Buck, I hope that most people would think that I am relatively open-minded and will consider therapies that most doctors would simply dismiss. I tried hard to remain open-minded about Geeta Shroff. To me, the question is not whether there is one or two patients who have shown some recovery from the treatment. There will always be some patient who will show miraculous therapies, if you treat enough people. This is well known from the laying on of hands and other "miracles" that have been perpetrated on people. The placebo effect is very strong.

    Neurological symptoms from Lyme's disease often recover after a period of time. Until recently, I was not a believer of placebo effects in spinal cord injury until we saw it in the clinical trials of fampridine. The control group showed significant placebo effects. So, lest anybody claim that there is no such thing as placebo in spinal cord injury, I think that it is not true, particularly for people who are incomplete.

    To me, Geeta Shroff lost all credibility with me when it became clear that she does not follow up on the patients, does not document their recovery over the long term, and does not do tests on the patients to show that the treatments work as she claims. She is injecting the cells intramuscularly (something that would guarantee the death of the cells that are being injected, by the way), charging people $500 a shot.

    Wise.

    Comment


      #3
      I have treated numerous individuals who have undergone various experimental procedures outside the US. Anecdotally, I believe I have seen the placebo effect, natural recovery (due to hard work, correct/updated diagnosis, hope….), and recovery by chance encounter (right injury underwent the more efficacious experimental treatment). More than one of the experimental procedures gave intramuscular injection of various cell types. I always thought to myself, “Aren’t intramuscular injections for SCI in general analogous to charging a car battery and filling its tank with gas in hopes it will help a bad alternator”?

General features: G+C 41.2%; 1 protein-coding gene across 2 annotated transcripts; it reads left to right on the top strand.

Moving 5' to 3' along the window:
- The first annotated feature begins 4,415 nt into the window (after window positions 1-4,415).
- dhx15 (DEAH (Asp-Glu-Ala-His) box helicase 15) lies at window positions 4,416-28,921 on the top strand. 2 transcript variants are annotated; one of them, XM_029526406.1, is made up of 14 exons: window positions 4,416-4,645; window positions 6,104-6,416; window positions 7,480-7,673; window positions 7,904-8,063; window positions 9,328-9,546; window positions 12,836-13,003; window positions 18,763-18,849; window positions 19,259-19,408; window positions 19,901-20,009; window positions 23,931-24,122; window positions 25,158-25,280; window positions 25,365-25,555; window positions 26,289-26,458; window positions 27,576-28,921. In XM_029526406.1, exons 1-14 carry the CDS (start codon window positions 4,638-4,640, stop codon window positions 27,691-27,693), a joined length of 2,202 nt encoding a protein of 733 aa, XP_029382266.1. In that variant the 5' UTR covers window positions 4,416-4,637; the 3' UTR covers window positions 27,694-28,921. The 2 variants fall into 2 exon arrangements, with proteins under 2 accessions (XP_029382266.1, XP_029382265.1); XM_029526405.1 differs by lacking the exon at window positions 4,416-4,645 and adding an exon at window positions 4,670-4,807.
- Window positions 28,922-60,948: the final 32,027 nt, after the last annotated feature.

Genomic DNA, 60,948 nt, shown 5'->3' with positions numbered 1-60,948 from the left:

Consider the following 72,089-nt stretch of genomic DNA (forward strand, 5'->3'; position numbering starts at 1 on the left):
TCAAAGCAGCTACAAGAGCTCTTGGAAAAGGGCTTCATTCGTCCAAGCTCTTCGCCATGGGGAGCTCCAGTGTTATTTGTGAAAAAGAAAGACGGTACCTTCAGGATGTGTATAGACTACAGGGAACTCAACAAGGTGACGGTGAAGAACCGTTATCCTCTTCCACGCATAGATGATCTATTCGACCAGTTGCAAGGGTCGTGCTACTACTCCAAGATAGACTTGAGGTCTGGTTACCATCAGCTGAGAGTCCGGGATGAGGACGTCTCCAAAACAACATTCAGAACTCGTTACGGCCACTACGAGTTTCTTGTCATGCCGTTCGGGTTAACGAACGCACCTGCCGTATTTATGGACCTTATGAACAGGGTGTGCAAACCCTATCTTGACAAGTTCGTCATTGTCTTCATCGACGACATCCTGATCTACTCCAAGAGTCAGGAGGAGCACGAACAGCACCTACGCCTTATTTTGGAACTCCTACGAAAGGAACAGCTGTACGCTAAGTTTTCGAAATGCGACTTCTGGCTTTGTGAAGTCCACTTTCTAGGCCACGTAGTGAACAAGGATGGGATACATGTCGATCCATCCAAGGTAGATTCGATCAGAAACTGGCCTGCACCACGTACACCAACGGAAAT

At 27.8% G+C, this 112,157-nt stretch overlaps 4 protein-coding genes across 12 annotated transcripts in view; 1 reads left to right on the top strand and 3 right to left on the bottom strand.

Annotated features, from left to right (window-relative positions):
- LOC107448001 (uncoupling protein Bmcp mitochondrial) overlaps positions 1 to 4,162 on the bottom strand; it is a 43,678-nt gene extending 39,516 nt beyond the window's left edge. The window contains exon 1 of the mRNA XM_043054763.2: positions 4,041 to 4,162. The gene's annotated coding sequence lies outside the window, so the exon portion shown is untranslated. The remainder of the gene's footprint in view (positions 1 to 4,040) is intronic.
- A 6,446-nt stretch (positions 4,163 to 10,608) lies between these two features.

“As the cast of villains in SCI is vast and collaborative, so too must be the chorus of hero's that rise to meet them” Ramer et al 2005

      Comment


        #4
        i wish i could had improvement...i got improvement but that was bcos of effective physiotherapy..do stem cells effect after years? or takes time to show improvement?
        ChemistOnline.in

        Comment


          #5
          Unfettered by regulation, India pulls ahead on stem cell treatments

          Unfettered by regulation, India pulls ahead on stem cell treatments




          quote:

          Initially, Dr. Shroff explains that she did think about publishing her results. "You do try and get out there and at the end of the day, I am a doctor," she says. She tried to present at some conferences, but was rejected and told that there were already too many people presenting on embryonic stem cells. That's when she decided to patent her work instead. "With the patent, I could protect the technology. I could make sure that somebody who doesn't understand the business can't stop it." Once the patent is granted, Dr. Shroff will be able to move forward with the next step.

          The dream, she says, is to make stem cell injections available in pharmacies across the world, so that the process of stabilization and treatment can be started right at the onset of disease. She likens it to the discovery of penicillin. "That was the beginning of the antibiotic era, and it changed the entire face of infection around the world. This is similar to that."

          read:

          http://www.globalpost.com/dispatch/i...ell-treatments

          Comment


            #6
            Manouli, this was already posted earlier. I moved the earlier post from the Stem Cell Research forum here and merged the two.